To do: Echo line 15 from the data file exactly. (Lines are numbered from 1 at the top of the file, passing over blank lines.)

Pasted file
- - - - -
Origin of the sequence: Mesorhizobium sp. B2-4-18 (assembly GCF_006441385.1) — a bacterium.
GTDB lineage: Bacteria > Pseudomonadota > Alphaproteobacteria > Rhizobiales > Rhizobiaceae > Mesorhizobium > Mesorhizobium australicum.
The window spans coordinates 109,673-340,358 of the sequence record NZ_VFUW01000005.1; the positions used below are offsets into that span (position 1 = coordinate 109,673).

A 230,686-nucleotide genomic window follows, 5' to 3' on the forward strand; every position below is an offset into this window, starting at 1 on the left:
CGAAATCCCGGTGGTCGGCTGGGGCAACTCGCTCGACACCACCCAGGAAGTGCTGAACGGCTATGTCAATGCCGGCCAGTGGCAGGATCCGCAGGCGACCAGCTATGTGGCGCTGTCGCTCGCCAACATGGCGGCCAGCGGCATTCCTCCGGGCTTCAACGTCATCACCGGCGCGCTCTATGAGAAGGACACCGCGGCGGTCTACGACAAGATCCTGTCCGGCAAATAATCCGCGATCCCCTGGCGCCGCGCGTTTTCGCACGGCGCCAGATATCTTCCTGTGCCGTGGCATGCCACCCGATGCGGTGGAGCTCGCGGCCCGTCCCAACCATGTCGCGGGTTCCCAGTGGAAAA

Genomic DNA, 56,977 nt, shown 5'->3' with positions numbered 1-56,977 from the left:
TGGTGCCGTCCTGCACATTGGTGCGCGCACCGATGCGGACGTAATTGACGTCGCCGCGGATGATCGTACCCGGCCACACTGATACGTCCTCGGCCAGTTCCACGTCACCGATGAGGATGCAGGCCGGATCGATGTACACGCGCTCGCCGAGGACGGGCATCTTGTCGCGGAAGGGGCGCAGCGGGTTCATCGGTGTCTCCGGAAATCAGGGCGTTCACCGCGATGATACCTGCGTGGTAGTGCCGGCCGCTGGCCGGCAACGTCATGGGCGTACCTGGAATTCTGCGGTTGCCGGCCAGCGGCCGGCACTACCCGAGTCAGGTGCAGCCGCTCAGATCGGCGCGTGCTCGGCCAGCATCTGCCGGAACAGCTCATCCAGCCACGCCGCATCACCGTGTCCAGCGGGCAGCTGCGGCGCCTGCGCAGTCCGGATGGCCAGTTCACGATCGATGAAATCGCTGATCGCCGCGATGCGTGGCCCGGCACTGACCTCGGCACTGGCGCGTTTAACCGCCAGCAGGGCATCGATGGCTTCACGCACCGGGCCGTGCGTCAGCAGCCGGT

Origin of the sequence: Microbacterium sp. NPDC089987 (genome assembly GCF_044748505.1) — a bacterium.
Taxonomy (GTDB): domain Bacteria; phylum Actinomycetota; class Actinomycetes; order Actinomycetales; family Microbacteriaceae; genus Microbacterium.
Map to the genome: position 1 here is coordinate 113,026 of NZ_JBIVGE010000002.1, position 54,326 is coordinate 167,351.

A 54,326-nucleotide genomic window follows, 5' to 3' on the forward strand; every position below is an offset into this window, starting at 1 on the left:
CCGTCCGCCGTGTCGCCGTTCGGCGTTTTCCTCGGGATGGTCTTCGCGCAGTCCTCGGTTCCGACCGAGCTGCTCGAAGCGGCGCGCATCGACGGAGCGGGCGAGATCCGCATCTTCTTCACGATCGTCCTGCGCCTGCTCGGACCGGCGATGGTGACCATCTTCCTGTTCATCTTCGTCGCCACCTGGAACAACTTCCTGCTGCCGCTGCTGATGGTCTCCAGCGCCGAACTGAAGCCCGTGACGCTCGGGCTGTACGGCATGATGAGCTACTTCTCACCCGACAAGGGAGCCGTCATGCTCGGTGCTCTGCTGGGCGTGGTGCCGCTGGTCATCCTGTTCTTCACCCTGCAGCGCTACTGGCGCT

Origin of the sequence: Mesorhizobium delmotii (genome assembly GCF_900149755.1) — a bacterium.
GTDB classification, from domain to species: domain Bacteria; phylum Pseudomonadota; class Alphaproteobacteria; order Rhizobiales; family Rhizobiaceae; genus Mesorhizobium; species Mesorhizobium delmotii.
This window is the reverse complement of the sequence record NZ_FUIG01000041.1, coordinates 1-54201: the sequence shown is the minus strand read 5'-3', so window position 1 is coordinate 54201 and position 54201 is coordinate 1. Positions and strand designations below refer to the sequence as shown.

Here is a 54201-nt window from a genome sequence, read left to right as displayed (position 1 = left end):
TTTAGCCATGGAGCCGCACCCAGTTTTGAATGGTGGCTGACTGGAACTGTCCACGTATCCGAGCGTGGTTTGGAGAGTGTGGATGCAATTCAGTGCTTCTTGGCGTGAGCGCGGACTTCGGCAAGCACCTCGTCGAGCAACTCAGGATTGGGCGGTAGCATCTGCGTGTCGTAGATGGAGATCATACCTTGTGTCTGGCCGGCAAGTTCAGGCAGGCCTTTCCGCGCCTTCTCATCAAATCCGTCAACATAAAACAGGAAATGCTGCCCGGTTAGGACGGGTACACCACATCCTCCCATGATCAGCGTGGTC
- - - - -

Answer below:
This window is the reverse complement of the sequence record NZ_FUIG01000041.1, coordinates 1-54201: the sequence shown is the minus strand read 5'-3', so window position 1 is coordinate 54201 and position 54201 is coordinate 1. Positions and strand designations below refer to the sequence as shown.